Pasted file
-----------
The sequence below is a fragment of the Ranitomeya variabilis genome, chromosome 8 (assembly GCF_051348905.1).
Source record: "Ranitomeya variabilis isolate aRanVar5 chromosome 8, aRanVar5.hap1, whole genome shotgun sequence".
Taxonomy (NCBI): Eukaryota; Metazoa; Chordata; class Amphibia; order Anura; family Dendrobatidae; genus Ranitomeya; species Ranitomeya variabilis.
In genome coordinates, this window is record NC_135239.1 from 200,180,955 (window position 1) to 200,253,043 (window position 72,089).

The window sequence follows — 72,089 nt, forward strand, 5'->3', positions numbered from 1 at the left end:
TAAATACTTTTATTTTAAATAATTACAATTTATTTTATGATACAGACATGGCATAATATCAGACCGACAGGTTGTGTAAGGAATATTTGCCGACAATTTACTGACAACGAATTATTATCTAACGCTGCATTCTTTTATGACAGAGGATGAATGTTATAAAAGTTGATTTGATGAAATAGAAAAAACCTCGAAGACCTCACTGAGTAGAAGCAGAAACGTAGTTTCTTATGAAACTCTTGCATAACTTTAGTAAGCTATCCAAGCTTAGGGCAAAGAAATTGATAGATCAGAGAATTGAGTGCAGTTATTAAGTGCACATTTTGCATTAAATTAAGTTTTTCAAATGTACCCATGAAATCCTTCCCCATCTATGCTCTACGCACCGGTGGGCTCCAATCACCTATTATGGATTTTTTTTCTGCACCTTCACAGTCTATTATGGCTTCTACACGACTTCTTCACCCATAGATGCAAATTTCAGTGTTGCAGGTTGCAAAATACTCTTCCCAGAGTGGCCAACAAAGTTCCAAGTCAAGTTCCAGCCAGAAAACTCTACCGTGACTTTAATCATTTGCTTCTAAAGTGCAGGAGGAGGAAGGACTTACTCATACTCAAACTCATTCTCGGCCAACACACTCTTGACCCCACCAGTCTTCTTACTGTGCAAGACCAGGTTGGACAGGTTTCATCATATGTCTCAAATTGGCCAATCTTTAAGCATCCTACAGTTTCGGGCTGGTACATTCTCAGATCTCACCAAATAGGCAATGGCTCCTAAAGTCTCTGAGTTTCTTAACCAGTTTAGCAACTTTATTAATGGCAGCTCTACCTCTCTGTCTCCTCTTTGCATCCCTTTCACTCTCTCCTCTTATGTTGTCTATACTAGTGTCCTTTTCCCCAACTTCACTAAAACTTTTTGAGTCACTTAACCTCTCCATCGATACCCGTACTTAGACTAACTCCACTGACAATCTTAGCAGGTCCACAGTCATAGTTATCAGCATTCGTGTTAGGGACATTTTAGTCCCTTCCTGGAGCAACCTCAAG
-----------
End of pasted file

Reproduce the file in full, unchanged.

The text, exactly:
The sequence below is a fragment of the Ranitomeya variabilis genome, chromosome 8 (assembly GCF_051348905.1).
Source record: "Ranitomeya variabilis isolate aRanVar5 chromosome 8, aRanVar5.hap1, whole genome shotgun sequence".
Taxonomy (NCBI): Eukaryota; Metazoa; Chordata; class Amphibia; order Anura; family Dendrobatidae; genus Ranitomeya; species Ranitomeya variabilis.
In genome coordinates, this window is record NC_135239.1 from 200,180,955 (window position 1) to 200,253,043 (window position 72,089).

The window sequence follows — 72,089 nt, forward strand, 5'->3', positions numbered from 1 at the left end:
TAAATACTTTTATTTTAAATAATTACAATTTATTTTATGATACAGACATGGCATAATATCAGACCGACAGGTTGTGTAAGGAATATTTGCCGACAATTTACTGACAACGAATTATTATCTAACGCTGCATTCTTTTATGACAGAGGATGAATGTTATAAAAGTTGATTTGATGAAATAGAAAAAACCTCGAAGACCTCACTGAGTAGAAGCAGAAACGTAGTTTCTTATGAAACTCTTGCATAACTTTAGTAAGCTATCCAAGCTTAGGGCAAAGAAATTGATAGATCAGAGAATTGAGTGCAGTTATTAAGTGCACATTTTGCATTAAATTAAGTTTTTCAAATGTACCCATGAAATCCTTCCCCATCTATGCTCTACGCACCGGTGGGCTCCAATCACCTATTATGGATTTTTTTTCTGCACCTTCACAGTCTATTATGGCTTCTACACGACTTCTTCACCCATAGATGCAAATTTCAGTGTTGCAGGTTGCAAAATACTCTTCCCAGAGTGGCCAACAAAGTTCCAAGTCAAGTTCCAGCCAGAAAACTCTACCGTGACTTTAATCATTTGCTTCTAAAGTGCAGGAGGAGGAAGGACTTACTCATACTCAAACTCATTCTCGGCCAACACACTCTTGACCCCACCAGTCTTCTTACTGTGCAAGACCAGGTTGGACAGGTTTCATCATATGTCTCAAATTGGCCAATCTTTAAGCATCCTACAGTTTCGGGCTGGTACATTCTCAGATCTCACCAAATAGGCAATGGCTCCTAAAGTCTCTGAGTTTCTTAACCAGTTTAGCAACTTTATTAATGGCAGCTCTACCTCTCTGTCTCCTCTTTGCATCCCTTTCACTCTCTCCTCTTATGTTGTCTATACTAGTGTCCTTTTCCCCAACTTCACTAAAACTTTTTGAGTCACTTAACCTCTCCATCGATACCCGTACTTAGACTAACTCCACTGACAATCTTAGCAGGTCCACAGTCATAGTTATCAGCATTCGTGTTAGGGACATTTTAGTCCCTTCCTGGAGCAACCTCAAG